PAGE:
If you are looking for the foundation of what Christian parenting is, it is the Bible. That is why we cannot just boil Christian parenting down into several easy steps or principles. The Bible is not a cut-and-dry rule book, but a collection of 66 books from different authors, eras, and genres, yet with one a unified story about God’s plan to redeem sinful human beings through Jesus Christ. And, as parents, we are charged with raising our children to know what the Bible says; not just about morality but about the redemption that we need and have in Christ.
2. Christian Parenting Starts with Your Heart Before the Lord (Deut. 6:4-6)
“Hear, O Israel: The LORD our God, the LORD is one. You shall love the LORD your God with all your heart and with all your soul and with all your might. And these words that I command you today shall be on your heart.”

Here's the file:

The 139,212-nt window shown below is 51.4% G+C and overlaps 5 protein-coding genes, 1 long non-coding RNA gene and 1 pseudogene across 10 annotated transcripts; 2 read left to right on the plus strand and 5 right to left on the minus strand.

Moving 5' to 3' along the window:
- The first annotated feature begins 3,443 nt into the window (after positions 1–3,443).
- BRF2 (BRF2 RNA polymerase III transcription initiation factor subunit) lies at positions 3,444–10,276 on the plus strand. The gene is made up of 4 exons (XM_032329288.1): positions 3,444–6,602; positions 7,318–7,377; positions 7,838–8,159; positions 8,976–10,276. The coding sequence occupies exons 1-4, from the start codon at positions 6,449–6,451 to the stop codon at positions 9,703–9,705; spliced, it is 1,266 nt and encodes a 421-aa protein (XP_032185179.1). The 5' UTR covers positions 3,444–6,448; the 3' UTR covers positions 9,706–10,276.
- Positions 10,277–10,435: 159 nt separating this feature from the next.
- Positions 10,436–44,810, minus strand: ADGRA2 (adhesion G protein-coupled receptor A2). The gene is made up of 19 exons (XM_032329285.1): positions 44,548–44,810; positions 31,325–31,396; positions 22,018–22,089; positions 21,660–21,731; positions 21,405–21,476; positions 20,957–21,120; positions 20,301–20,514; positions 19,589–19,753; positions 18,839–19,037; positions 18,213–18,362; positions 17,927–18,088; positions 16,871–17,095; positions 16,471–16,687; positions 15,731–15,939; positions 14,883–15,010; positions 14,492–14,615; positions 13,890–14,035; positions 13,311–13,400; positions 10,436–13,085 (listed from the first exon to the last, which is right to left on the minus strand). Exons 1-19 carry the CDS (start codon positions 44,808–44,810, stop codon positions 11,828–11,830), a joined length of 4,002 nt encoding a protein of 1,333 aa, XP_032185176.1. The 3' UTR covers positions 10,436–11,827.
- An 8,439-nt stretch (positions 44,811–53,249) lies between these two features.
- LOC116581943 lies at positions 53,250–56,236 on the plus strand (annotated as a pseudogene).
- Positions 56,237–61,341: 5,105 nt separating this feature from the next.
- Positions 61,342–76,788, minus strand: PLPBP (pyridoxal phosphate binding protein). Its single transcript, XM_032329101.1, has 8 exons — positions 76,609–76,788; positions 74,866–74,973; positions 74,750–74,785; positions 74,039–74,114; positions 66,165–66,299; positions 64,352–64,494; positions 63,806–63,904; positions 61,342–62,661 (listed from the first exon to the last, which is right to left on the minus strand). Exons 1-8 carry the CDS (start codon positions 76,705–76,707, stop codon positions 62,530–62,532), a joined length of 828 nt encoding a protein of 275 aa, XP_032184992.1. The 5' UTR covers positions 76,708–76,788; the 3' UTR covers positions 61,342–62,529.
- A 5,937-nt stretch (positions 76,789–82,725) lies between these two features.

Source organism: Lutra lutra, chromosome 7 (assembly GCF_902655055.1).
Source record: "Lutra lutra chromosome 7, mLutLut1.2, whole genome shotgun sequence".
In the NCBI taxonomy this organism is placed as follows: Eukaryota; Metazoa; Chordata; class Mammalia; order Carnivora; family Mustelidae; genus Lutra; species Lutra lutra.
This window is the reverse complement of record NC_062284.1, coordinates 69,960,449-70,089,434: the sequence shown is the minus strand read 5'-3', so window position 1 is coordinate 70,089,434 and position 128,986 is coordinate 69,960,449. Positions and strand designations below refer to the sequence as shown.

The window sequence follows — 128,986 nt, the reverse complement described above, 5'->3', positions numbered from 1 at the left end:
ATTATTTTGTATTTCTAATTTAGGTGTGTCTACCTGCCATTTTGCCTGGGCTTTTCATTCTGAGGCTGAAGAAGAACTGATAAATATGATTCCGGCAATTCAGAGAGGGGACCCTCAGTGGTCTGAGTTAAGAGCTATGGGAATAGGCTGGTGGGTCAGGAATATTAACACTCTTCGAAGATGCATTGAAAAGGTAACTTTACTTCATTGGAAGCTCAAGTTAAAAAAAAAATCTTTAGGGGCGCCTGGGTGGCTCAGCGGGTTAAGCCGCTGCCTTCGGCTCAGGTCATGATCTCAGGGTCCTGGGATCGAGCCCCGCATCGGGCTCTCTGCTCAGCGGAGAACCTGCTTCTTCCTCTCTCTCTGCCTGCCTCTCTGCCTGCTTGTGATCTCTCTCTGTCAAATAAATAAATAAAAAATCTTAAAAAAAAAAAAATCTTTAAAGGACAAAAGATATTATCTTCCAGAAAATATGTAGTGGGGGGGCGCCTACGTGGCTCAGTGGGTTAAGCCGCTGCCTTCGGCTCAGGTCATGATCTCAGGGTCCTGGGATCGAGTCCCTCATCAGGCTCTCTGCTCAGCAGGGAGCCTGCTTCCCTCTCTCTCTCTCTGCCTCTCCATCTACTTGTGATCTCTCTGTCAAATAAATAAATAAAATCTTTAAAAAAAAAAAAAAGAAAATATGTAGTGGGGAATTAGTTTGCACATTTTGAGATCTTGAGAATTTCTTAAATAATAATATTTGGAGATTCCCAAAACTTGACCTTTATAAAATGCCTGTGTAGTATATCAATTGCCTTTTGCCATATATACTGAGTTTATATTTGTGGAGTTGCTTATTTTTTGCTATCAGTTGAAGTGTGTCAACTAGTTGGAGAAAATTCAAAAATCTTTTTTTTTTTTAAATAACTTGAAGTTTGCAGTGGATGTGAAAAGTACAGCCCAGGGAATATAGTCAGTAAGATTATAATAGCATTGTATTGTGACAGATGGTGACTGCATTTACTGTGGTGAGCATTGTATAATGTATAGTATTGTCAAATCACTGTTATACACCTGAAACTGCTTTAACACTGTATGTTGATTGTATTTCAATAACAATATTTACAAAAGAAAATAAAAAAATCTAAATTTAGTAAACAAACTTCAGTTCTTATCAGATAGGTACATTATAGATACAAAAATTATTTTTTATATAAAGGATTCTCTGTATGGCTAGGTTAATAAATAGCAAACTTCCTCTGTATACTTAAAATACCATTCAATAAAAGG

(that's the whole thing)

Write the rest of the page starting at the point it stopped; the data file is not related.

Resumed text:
In the phrase “Christian parenting,” we need to remember that the word “Christian” describes the parent more than it describes the parenting style. A Christian parent must first and foremost be a Christian: one who has confessed and repented of their sin and received the free gift of grace and forgiveness through the life, death, and resurrection of the Lord Jesus Christ. They love him and submit to his lordship.
And it was the Lord Jesus who quoted Deuteronomy 6:5 and called it “The Greatest Commandment” (Matthew 22:37). Christian parenting (anything in the Christian life) is not going to flow from simply doing x, y, and z, but rather from moms and dads loving the Lord with all their hearts, souls, and might.
This perhaps is the hardest part, because no one does love the Lord with all their heart. We all sin and fall short of the standard God sets for us (Romans 3:23). And, in a lot of ways, our children bring out our sin. They bring out our frustration, our selfishness, our anger, our demand for perfect obedience. And it is in those times that we need to confess our sins, knowing that God is faithful and just to forgive us (1 John 1:9), and that gracious love in turn moves us to love God and love others (1 John 4:19).